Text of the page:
The Q&A Archives: Daylillies

Question: I purchased a Stella Daylilly three years ago. Each summer it blooms a couple of times and then shoots out long stems with pods on the end. This year I left the pods alone and then harvested them just the other day. They have seeds in them. Question 1, why is my day lilly going to seed? And will the seeds grow?

Answer: All daylily flowers, if they are pollinated, are capable of producing viable seeds. Gardeners usually cut the spent flowers from their daylilies before they produce seeds because seed production takes lots of energy from the plant and while they're busy forming seeds, they won't be forming additional flowers. If you deadhead the spent flowers, daylilies will often send up new flower stems. Now that you have your seeds, you can plant them. Fill a gallon zip lock bag with 2 inches of barely damp vermiculite. Place the seeds in the bag. Zip the bag shut and shake to distribute the seed. Place in indirect sunlight or indoors under artificial light (I use fluorescent shop lights).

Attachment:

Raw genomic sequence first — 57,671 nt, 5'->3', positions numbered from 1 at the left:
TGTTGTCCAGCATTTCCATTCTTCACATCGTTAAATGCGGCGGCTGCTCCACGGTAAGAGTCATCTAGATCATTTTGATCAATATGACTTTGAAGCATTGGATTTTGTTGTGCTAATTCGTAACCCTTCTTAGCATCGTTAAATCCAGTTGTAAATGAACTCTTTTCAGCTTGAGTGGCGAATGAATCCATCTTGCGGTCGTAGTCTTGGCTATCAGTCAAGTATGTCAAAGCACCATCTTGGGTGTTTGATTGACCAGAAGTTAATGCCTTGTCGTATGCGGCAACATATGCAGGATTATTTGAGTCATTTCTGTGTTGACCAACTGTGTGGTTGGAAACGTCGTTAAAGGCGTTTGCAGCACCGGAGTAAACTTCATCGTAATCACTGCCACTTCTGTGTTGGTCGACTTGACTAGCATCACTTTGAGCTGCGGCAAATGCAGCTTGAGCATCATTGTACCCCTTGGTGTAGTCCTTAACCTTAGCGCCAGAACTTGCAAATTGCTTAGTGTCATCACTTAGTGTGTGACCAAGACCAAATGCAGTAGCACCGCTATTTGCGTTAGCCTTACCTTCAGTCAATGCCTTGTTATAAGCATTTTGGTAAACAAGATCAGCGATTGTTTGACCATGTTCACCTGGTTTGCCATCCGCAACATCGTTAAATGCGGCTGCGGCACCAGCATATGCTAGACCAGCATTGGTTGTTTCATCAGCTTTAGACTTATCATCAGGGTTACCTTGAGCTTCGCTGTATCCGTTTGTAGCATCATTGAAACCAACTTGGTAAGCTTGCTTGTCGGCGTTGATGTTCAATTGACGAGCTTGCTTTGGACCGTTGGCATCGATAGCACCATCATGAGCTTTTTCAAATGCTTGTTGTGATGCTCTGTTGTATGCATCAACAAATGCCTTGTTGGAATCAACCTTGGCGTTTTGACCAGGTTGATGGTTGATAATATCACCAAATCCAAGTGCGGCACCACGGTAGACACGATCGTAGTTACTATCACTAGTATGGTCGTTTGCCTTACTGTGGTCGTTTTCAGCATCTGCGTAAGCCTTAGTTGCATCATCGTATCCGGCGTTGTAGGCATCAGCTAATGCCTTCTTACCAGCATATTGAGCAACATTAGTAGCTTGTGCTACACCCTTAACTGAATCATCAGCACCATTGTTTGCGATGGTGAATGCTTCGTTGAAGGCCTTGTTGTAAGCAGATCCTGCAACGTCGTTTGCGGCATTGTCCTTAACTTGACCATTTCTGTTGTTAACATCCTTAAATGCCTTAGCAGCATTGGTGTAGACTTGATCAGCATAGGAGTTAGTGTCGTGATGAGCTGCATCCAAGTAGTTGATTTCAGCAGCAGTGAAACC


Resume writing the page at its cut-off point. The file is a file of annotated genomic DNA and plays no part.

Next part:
Check the bag occasionally. Green leaves will begin growing in 2-3 weeks. At that time, open the bag and set it upright. I turn the open top down on itself to encourage good air circulation. The plants will grow upward toward the light. Keep the vermiculite moist. When most of the leaves are 4 inches tall, it is time to carefully transplant the seedlings to their own pots.

Good luck with your project!

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